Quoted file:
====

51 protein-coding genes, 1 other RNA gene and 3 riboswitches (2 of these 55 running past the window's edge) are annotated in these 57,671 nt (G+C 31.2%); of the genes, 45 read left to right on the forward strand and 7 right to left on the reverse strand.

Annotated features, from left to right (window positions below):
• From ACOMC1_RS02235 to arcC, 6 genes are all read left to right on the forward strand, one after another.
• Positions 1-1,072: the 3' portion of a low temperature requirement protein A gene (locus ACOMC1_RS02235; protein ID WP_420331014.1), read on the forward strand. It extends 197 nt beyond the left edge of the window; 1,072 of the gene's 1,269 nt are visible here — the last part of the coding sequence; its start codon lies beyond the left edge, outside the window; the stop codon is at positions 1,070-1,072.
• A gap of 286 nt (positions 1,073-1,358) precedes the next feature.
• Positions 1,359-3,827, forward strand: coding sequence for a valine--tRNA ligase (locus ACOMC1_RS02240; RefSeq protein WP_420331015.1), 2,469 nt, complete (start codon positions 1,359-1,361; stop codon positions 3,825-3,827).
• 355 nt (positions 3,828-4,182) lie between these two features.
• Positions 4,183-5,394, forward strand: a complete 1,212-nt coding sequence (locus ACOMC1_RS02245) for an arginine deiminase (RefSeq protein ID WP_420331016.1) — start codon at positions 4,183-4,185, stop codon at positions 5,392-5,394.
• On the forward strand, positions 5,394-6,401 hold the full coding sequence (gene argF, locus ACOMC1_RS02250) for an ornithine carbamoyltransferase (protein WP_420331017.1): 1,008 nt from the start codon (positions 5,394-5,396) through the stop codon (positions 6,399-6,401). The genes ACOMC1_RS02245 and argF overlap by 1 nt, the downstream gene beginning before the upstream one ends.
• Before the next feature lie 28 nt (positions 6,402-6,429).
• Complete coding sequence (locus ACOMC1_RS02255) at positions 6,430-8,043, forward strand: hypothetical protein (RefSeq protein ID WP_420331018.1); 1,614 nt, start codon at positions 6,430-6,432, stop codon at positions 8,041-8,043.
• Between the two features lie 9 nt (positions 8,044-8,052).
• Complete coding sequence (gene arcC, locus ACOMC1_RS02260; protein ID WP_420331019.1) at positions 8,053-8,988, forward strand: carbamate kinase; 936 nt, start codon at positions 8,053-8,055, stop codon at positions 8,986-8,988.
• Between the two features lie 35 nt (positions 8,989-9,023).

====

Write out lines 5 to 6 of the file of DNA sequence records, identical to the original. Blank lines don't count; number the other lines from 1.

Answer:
• A gap of 286 nt (positions 1,073-1,358) precedes the next feature.
• Positions 1,359-3,827, forward strand: coding sequence for a valine--tRNA ligase (locus ACOMC1_RS02240; RefSeq protein WP_420331015.1), 2,469 nt, complete (start codon positions 1,359-1,361; stop codon positions 3,825-3,827).